Saturday, July 07, 2018

Molde, Norway

At each port destination locals welcomed us in traditional
costumes and sometimes a band played. The Norwegian
costumes are very beautiful and are for sale at stores in the
larger cities (very expensive). 
Our next destination was Molde, larger than the last two ports we visited with a population of 27,000. It's major industry in the past was textiles and garments. We decided to hike up to the Varden viewpoint in the morning and then visit the Romsdal Museum. This major folk museum opened in 1928 with a collection of buildings representing typical homes and outbuildings of Norwegians through the centuries and of different economic states. They are continuing to collect additional dwellings and the modern addition has a collection of prints, photos and texts, as well as a cafe. Like Sturbridge Village in Massachusetts, the staff dress in costume and demonstrate and explain the way folks lived in the appropriate time periods. There was a demonstration of folk dances by local children as well.
Norwegian shops don't open until late by our standards but on
Sunday morning, everything was closed and no one was on
the street. Many people live right downtown - this resident
has a great sense of humor!

It was a pretty downtown and the site of the
annual Molde Jazz Festival, one of the
largest and oldest in Europe.

Molde is nicknamed the City of Roses - and there were
certainly beautiful examples all around.

We passed this lovely "Victorian" looking church on the
trail up the hill.

One of our first views along the trail up to the Varden lookout. Lots of lupine!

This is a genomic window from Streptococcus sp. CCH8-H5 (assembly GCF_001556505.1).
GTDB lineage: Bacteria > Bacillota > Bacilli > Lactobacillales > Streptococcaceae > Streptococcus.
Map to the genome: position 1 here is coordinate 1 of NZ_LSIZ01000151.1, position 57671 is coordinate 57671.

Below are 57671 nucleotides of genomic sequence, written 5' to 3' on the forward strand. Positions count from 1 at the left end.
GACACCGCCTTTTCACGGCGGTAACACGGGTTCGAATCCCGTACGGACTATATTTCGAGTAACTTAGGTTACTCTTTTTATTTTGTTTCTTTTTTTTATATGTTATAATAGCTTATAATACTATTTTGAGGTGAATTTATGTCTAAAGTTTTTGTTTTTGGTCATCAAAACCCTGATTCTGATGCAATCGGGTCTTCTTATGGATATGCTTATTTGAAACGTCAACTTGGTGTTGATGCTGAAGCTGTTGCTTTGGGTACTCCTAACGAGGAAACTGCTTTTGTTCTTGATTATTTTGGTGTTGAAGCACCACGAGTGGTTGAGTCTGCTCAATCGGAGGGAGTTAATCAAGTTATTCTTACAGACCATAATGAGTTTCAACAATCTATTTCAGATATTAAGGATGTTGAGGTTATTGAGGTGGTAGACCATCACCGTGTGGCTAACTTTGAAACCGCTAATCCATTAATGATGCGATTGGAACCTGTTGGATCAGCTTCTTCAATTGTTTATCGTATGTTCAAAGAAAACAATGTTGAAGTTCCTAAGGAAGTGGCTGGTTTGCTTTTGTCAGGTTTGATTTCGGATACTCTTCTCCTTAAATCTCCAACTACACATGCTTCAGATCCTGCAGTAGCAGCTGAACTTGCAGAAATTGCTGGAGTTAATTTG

Another view further up. At about this point I decided to take it slower and joined a fellow cruiser who felt the same. Scott,
Walt, Honoree and her husband bounded ahead and reached the top. My fellow traveler and I "smelled the roses" and didn't.

It was a lovely sunny day and quite warm.

This charming young man was one of the local guides
at the Romsdal Museum.

The houses varied enormously by time period and economic

This was a simple version of the home on the left but still
reasonable comfortable with windows. We saw one home
that was still used until the last century that only had a
hole in the roof (with a cover) to let out the smoke in an
open firepit. 

Here an example of the "garden roof" on an older building
but they are often on modern buildings as well.

This church housed a wonderful collection of religious
folk art. The docent gave us an interesting lecture.

This hands on demonstration showed the process of making
flat bread - much like matzoh! We got to sample it with
hand churned butter - Yum.

The "village" surrounded several scenic ponds.

We enjoyed the fun folk dancing show afterwards.

Scott, Honoree and Walt made it to the Varden outlooks and the views were spectacular.

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